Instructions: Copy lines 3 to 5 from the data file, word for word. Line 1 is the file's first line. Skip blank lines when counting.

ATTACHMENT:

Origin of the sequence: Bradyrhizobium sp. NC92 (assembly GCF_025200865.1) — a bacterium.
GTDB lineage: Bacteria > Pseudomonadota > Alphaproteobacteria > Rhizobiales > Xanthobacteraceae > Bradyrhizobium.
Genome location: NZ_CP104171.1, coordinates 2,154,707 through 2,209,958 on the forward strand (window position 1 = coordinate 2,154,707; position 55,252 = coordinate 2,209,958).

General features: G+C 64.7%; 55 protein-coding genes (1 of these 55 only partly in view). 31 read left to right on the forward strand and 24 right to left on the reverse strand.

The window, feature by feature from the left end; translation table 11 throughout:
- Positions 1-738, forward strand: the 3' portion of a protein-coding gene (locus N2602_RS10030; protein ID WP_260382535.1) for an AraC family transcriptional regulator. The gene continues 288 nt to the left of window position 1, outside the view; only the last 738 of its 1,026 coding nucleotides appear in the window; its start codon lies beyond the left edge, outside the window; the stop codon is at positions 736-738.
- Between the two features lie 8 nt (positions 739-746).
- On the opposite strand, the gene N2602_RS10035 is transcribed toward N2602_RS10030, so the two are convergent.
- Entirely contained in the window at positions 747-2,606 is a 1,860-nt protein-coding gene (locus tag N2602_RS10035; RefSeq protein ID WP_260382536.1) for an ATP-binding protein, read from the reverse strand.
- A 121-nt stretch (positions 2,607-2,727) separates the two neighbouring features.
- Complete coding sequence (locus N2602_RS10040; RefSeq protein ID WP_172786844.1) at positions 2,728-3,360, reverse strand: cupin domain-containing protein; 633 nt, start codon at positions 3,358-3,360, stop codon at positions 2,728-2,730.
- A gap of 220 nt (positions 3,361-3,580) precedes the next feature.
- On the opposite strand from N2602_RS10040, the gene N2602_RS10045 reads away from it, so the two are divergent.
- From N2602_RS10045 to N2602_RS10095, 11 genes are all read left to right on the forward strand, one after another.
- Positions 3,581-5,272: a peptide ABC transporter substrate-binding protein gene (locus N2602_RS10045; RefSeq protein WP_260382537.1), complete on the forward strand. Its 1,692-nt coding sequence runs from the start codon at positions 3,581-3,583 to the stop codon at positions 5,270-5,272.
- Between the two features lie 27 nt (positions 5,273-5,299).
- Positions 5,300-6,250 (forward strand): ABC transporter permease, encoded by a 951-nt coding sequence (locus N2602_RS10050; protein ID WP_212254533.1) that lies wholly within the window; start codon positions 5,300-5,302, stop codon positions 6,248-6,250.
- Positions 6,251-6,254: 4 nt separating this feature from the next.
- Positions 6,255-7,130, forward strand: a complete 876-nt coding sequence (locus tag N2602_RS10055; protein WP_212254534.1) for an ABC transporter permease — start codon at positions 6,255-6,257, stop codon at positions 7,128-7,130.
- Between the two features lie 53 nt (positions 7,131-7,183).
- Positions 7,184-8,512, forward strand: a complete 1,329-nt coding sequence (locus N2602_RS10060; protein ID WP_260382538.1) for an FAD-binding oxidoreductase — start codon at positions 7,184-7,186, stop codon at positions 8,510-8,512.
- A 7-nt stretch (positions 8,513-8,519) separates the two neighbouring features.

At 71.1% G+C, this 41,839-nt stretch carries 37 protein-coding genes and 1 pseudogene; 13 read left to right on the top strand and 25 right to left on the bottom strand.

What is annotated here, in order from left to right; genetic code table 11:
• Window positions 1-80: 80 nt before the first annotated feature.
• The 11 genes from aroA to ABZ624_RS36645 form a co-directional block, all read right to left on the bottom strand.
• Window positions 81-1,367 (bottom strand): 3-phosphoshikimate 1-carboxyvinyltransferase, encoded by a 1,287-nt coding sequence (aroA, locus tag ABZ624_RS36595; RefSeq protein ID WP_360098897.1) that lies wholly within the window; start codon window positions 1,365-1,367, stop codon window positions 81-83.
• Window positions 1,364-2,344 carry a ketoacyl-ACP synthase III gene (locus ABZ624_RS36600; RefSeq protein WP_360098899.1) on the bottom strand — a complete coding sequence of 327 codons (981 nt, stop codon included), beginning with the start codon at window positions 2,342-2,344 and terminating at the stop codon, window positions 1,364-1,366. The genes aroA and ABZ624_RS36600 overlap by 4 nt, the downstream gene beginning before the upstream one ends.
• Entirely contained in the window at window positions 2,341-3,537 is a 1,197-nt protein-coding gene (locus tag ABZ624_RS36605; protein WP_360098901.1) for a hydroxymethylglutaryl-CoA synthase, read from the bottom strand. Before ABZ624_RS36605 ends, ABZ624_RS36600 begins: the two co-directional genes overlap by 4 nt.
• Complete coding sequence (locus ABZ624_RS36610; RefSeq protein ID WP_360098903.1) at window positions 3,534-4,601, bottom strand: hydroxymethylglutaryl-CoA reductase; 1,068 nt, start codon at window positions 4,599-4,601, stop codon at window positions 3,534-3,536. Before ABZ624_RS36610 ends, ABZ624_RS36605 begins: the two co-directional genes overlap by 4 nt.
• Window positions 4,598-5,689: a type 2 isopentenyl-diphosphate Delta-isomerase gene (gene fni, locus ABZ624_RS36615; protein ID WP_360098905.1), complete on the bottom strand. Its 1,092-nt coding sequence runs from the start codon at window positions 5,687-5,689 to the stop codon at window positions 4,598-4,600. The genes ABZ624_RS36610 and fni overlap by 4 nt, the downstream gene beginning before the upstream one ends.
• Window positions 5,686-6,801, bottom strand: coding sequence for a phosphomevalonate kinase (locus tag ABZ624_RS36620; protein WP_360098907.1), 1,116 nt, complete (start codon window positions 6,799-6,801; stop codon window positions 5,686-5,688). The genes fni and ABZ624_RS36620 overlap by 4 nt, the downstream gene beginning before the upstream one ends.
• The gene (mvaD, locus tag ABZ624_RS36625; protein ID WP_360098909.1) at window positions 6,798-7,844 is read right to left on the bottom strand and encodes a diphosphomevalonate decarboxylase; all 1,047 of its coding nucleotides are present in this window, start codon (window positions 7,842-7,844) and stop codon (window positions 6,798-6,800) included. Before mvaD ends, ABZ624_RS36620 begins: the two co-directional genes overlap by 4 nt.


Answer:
Genome location: NZ_CP104171.1, coordinates 2,154,707 through 2,209,958 on the forward strand (window position 1 = coordinate 2,154,707; position 55,252 = coordinate 2,209,958).

General features: G+C 64.7%; 55 protein-coding genes (1 of these 55 only partly in view). 31 read left to right on the forward strand and 24 right to left on the reverse strand.

The window, feature by feature from the left end; translation table 11 throughout: